The Love and Lies of Rukhsana Ali

Seventeen-year-old Rukhsana Ali has always been fascinated by the universe around her and the laws of physics that keep everything in order. But her life at home isn’t so absolute.

Unable to come out to her conservative Muslim parents, she keeps that part of her identity hidden. And that means keeping her girlfriend, Ariana, a secret from them too. Luckily, only a few more months stand between her carefully monitored life at home and a fresh start at Caltech in the fall. But when Rukhsana’s mom catches her and Ariana together, her future begins to collapse around her.

Devastated and confused, Rukhsana’s parents whisk her off to stay with their extended family in Bangladesh where, along with the loving arms of her grandmother and cousins, she is met with a world of arranged marriages, religious tradition, and intolerance. Fortunately, Rukhsana finds allies along the way and, through reading her grandmother’s old diary, finds the courage to take control of her future and fight for her love.

A gritty novel that doesn’t shy away from the darkest corners of ourselves, The Love and Lies of Rukhsana Ali provides a timely and achingly honest portrait of what it’s like to grow up feeling unwelcome in your own culture and proves that love, above all else, has the power to change the world.

  • Fiction
  • LGTBQ+
  • Young Adult

Sabina Khan

Sabina Khan writes about Muslim teens who straddle cultures. She was born in Germany, spent her teens in Bangladesh, and lived in Macao, Illinois, and Texas before settling down in British Columbia with her husband, two daughters, and the best puppy in the world. Visit her online at sabina-khan.com.

How to Spot a Sasquatch

On a camping trip with the Junior Rangers, Jay feels like the odd one out. He’s determined to get a photo of Bigfoot—but none of his friends believe Bigfoot exists. But if there’s no such thing as Bigfoot, why is there a giant footprint? And who is stealing all the snacks?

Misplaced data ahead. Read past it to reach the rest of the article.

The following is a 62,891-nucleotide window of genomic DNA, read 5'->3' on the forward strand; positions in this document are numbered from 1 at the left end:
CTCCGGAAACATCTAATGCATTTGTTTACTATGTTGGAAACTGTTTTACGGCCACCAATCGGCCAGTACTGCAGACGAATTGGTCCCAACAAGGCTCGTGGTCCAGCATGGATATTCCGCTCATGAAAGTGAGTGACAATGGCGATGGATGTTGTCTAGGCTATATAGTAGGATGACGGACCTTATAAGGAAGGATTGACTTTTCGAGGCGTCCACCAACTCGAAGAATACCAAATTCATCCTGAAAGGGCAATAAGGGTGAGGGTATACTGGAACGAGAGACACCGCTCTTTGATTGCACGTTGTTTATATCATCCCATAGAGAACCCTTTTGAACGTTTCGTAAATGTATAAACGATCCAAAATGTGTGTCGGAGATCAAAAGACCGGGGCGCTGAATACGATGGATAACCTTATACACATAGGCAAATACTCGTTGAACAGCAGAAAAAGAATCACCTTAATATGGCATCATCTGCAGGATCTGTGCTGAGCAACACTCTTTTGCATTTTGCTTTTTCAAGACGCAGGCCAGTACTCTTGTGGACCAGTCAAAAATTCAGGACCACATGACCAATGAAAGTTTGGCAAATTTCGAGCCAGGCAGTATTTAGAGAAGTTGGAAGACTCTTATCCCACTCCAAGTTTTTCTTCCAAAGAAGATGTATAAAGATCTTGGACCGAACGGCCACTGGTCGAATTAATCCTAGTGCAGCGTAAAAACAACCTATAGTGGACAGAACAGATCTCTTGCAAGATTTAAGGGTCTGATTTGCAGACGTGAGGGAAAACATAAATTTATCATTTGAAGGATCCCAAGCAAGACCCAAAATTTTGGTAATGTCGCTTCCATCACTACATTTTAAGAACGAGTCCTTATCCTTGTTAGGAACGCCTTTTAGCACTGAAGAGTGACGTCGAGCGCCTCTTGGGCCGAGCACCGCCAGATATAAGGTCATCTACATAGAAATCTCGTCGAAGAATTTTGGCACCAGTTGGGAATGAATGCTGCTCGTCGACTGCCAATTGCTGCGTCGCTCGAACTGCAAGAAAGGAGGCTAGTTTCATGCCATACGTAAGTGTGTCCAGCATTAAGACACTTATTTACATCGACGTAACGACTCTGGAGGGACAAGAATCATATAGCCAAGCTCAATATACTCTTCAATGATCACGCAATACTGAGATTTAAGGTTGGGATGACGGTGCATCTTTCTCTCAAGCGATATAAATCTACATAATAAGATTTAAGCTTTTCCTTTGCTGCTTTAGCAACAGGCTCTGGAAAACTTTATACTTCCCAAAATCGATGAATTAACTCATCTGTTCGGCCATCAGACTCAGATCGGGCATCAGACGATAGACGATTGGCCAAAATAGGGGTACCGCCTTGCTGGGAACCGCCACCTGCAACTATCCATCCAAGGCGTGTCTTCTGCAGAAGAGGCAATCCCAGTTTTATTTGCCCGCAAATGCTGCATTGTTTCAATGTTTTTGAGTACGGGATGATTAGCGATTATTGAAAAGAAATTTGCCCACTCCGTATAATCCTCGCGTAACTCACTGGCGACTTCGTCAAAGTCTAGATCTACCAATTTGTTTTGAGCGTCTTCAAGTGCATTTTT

Meanwhile, Sass the Sasquatch and her curious forest friends are playing practical jokes on the campers. On the last day of camp, disaster strikes when Jay falls into a rushing river. Sass comes out of the woodwork—despite her parents’ warnings to stay away from humans!—just in time to save his life. Soon after, Jay and Sass become fast friends, proving that nothing is impossible when it comes to friendship.

Told in ten short chapters, this is an accessible book with an action-packed story line perfect for building early literacy skills, with sequential illustrations that provide contextual clues to the text.

  • Children's
  • Comics & Graphic Novels
  • Middle Grade

J. Torres

Torres is a Filipino Canadian comic book writer perhaps best known for his work on Teen Titans Go for DC Comics. Other notable works include the Eisner Award-nominated Alison Dare, the Parents Choice Award-winning Brobots, and the Junior Library Guild section How to Spot a Sasquatch. Among other accolades is a Shuster Award for “Outstanding Writer” for his work on Batman: Legends of the Dark Knight, Love as a Foreign Language, and Teen Titans. More information at: http://www.jtorrescomics.com

Eric Dyck

Eric Dyck is a cartoonist and art educator living in Lethbridge, AB. He has shared his love of cartoons and comic-storytelling in art galleries, museums, schools and libraries throughout Alberta and New Brunswick. Eric has been documenting his experiences and adventures in Southern Alberta through his webcomic, Slaughterhouse Slough. Eric uses his comic strip to share about the people that he meets, the stories that he hears and as a means of learning more about the history of Southern Alberta.

 

http://www.ericdyck.com/

Erin Dingle

Erin Dingle tells it like it is. Whether it’s sad, silly, science or NSFW, they “take that confused feeling or idea you’ve never had words for and paint it into poetry you’ll understand.”  Dingle talked her way onto the Finals stage at the Canadian Independent Poetry Slam competition five years in a row. She placed 2nd in 2015. In 2016, she received the first Zaccheus Jackson Nyce Memorial Award for Poetry and Community Spirit.  Dingle has rocked the mic for Ted-x, the YWCA, the Peter Gzowski Invitational, Poverty Talks, and numerous other poetry and spoken word festivals across Canada. She teaches classes and workshops on exploring emotional resilience through writing and performance in Calgary schools, camps like fYrefly and Wordsworth and at multiple other youth and adult events.

Check out www.digitaldingle.com to learn more!